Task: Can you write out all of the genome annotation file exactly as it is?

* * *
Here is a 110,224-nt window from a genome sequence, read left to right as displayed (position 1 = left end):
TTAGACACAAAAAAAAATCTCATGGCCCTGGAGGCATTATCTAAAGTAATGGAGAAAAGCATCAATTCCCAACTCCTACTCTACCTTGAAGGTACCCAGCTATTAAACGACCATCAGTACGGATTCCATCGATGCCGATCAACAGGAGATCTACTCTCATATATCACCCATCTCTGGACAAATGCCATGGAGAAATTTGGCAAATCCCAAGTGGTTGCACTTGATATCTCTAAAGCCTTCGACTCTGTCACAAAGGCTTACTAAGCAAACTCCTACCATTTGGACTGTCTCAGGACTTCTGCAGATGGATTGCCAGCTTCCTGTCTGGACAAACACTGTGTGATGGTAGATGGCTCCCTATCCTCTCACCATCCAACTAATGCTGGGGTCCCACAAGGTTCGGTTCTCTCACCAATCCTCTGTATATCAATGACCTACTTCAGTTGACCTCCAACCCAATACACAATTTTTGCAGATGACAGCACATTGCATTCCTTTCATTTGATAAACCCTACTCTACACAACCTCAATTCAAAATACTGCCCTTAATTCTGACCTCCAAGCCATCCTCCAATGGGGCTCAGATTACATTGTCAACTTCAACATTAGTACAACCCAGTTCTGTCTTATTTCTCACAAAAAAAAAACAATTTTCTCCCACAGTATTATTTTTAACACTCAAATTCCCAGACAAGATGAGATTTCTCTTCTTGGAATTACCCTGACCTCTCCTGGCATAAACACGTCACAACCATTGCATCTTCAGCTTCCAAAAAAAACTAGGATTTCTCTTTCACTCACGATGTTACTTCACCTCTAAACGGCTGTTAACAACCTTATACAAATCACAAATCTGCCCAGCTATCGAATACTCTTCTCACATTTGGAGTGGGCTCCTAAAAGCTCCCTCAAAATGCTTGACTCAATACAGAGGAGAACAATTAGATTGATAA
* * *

Here is a 110,224-nt window from a genome sequence, read left to right as displayed (position 1 = left end):
TTAGACACAAAAAAAAATCTCATGGCCCTGGAGGCATTATCTAAAGTAATGGAGAAAAGCATCAATTCCCAACTCCTACTCTACCTTGAAGGTACCCAGCTATTAAACGACCATCAGTACGGATTCCATCGATGCCGATCAACAGGAGATCTACTCTCATATATCACCCATCTCTGGACAAATGCCATGGAGAAATTTGGCAAATCCCAAGTGGTTGCACTTGATATCTCTAAAGCCTTCGACTCTGTCACAAAGGCTTACTAAGCAAACTCCTACCATTTGGACTGTCTCAGGACTTCTGCAGATGGATTGCCAGCTTCCTGTCTGGACAAACACTGTGTGATGGTAGATGGCTCCCTATCCTCTCACCATCCAACTAATGCTGGGGTCCCACAAGGTTCGGTTCTCTCACCAATCCTCTGTATATCAATGACCTACTTCAGTTGACCTCCAACCCAATACACAATTTTTGCAGATGACAGCACATTGCATTCCTTTCATTTGATAAACCCTACTCTACACAACCTCAATTCAAAATACTGCCCTTAATTCTGACCTCCAAGCCATCCTCCAATGGGGCTCAGATTACATTGTCAACTTCAACATTAGTACAACCCAGTTCTGTCTTATTTCTCACAAAAAAAAAACAATTTTCTCCCACAGTATTATTTTTAACACTCAAATTCCCAGACAAGATGAGATTTCTCTTCTTGGAATTACCCTGACCTCTCCTGGCATAAACACGTCACAACCATTGCATCTTCAGCTTCCAAAAAAAACTAGGATTTCTCTTTCACTCACGATGTTACTTCACCTCTAAACGGCTGTTAACAACCTTATACAAATCACAAATCTGCCCAGCTATCGAATACTCTTCTCACATTTGGAGTGGGCTCCTAAAAGCTCCCTCAAAATGCTTGACTCAATACAGAGGAGAACAATTAGATTGATAA